February 25th, 2008
posted by Kroak
- Plymouth Art Centre, 8th Feb – 6th April
stanza image from www.stanza.co.uk
Inspired by online social networking software, which to you and me is Facebook and Myspace etc, ‘the artists and researchers from i-DAT try to form a real life hub for a Plymouth’. The accompanying Introduction to the Exhibition leaflet explains the concept behind each piece – you will need this!
The show brings together very interesting and thought-provoking questions about how technology is embedded in our lives, whether we choose to acknowledge it or not is another issue. However, having been twice, I still need to go again to review, to understand and to get to grips with the ideas and the work on show. The i-DAT artists and researchers in the exhibition have used new technology creatively to produce new works. The presentation is slick, yet some basic knowledge of new programs or software may be required to fully understand the language of this show.
In the upper gallery, artist in residence Stanza is developing works using new technologies, motion sensors and surveillance cameras (interesting to note two Plymouth galleries showing works around CCTV cameras, Viewpoint Gallery and Chris Fisher’s contemporary craft and now Stanza at PAC). Stanza wants to show how the space of the gallery is the art, and this is captured through the art centre’s own CCTV cameras. We all know these cameras are everywhere and record our every move, but it was still disconcerting to witness people moving through the gallery space, a space where shouldn’t we be free to pose questions, view works? An artist decides to hang works, to place themselves on show, I’m not sure I agreed to be part of the tracking, to be part of this work.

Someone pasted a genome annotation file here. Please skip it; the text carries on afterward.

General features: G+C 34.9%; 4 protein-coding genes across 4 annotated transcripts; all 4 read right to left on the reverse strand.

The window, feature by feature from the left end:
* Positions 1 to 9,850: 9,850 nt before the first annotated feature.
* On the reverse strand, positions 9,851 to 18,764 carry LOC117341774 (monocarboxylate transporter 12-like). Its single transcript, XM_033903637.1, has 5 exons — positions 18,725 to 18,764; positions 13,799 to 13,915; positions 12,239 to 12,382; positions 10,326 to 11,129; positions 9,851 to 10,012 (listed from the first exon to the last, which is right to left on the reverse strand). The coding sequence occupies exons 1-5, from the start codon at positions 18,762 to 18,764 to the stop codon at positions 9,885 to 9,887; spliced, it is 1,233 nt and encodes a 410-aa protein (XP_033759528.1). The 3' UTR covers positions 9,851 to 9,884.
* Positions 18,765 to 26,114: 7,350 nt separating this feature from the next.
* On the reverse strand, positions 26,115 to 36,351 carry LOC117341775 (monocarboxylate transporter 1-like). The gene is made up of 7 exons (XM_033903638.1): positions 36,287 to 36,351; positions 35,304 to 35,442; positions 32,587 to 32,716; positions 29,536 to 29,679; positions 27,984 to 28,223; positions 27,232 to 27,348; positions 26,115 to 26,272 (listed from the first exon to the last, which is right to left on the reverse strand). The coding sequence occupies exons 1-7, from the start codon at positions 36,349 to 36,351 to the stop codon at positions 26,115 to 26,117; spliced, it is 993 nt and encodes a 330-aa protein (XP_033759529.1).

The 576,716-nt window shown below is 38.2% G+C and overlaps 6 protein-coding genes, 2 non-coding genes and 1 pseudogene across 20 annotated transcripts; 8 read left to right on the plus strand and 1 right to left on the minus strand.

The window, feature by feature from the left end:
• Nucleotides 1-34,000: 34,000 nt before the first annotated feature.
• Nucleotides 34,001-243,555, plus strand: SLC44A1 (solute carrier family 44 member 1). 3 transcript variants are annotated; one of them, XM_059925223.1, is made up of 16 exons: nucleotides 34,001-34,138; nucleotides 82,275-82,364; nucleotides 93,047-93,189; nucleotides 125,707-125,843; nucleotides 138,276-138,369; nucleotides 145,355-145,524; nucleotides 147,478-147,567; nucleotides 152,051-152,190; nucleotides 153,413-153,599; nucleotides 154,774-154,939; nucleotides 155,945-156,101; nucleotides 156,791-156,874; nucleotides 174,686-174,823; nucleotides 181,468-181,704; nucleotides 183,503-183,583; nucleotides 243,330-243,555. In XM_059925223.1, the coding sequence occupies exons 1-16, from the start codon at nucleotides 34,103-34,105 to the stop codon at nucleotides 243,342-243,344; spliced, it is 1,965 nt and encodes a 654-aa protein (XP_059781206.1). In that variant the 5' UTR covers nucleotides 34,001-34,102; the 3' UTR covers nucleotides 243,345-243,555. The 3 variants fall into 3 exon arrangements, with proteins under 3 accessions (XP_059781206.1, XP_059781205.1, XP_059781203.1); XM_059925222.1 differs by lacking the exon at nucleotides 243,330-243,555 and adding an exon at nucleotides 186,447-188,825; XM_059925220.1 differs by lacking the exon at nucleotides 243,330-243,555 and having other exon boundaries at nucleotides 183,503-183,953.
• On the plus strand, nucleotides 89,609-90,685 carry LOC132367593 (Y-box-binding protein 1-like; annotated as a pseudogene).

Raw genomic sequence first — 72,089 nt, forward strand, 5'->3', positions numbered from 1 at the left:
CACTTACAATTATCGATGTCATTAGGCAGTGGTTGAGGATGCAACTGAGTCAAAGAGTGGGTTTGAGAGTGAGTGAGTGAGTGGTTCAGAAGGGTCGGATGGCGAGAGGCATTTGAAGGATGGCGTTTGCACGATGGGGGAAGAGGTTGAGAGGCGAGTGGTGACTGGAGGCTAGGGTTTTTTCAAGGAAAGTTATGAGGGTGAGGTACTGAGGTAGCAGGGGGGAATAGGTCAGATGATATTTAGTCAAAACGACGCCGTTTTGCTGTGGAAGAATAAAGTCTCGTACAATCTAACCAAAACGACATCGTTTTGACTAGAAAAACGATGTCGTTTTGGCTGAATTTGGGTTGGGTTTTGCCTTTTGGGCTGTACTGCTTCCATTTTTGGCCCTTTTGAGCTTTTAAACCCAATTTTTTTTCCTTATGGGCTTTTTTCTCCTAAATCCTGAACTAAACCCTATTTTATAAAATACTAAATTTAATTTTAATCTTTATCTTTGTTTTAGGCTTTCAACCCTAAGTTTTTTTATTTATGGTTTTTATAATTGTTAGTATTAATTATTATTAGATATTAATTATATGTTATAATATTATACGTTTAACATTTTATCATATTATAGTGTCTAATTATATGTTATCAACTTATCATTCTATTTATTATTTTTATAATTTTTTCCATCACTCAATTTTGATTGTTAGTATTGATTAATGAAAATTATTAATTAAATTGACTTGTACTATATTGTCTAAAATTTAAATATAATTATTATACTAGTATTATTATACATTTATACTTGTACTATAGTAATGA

We are challenged to view the displays, the wall-mounted monitors as works of art, and yet as social networking sites act as an inspiration, perhaps a virtual gallery with all the possible interactivity would be more appropriate? If I am required to submit information from my mobile, and to propose a new way of evaluating my exchange, is the traditional space of a white cube gallery the most effective way to witness my involvement?
i-DAT have produced works that highlights issues, tries to measure our exchanges, we input information, we willingly track our movements, and are projected walking through the space. With the S-OS: Happies by Chris Saunders, which is a rating system for your own happiness, I wonder what happens if it was a bad day or if you are then told by a computer: you are not happy, when you thought you were?
S-OS: Social Operating System is well worth checking out, I will be again, and maybe again after that…
Entry Filed under: Arts